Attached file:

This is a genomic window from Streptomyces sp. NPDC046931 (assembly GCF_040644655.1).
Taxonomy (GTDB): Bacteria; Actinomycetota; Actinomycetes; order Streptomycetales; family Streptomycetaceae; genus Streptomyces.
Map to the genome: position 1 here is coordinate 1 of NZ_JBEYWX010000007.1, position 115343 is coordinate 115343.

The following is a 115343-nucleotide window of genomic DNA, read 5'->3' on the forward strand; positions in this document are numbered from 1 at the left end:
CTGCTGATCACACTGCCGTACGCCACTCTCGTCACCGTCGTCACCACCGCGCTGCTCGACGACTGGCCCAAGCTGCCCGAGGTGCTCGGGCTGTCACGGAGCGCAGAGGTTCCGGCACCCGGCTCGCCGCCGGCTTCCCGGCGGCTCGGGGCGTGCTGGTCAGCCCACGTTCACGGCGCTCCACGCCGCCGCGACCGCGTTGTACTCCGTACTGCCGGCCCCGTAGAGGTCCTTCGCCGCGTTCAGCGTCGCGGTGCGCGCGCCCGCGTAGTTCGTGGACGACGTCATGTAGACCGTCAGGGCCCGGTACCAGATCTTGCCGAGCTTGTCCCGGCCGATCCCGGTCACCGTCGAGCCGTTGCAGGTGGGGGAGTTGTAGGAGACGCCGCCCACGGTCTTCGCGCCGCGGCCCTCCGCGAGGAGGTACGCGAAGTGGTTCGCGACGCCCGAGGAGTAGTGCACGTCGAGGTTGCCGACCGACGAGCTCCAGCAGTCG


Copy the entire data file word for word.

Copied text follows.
This is a genomic window from Streptomyces sp. NPDC046931 (assembly GCF_040644655.1).
Taxonomy (GTDB): Bacteria; Actinomycetota; Actinomycetes; order Streptomycetales; family Streptomycetaceae; genus Streptomyces.
Map to the genome: position 1 here is coordinate 1 of NZ_JBEYWX010000007.1, position 115343 is coordinate 115343.

The following is a 115343-nucleotide window of genomic DNA, read 5'->3' on the forward strand; positions in this document are numbered from 1 at the left end:
CTGCTGATCACACTGCCGTACGCCACTCTCGTCACCGTCGTCACCACCGCGCTGCTCGACGACTGGCCCAAGCTGCCCGAGGTGCTCGGGCTGTCACGGAGCGCAGAGGTTCCGGCACCCGGCTCGCCGCCGGCTTCCCGGCGGCTCGGGGCGTGCTGGTCAGCCCACGTTCACGGCGCTCCACGCCGCCGCGACCGCGTTGTACTCCGTACTGCCGGCCCCGTAGAGGTCCTTCGCCGCGTTCAGCGTCGCGGTGCGCGCGCCCGCGTAGTTCGTGGACGACGTCATGTAGACCGTCAGGGCCCGGTACCAGATCTTGCCGAGCTTGTCCCGGCCGATCCCGGTCACCGTCGAGCCGTTGCAGGTGGGGGAGTTGTAGGAGACGCCGCCCACGGTCTTCGCGCCGCGGCCCTCCGCGAGGAGGTACGCGAAGTGGTTCGCGACGCCCGAGGAGTAGTGCACGTCGAGGTTGCCGACCGACGAGCTCCAGCAGTCG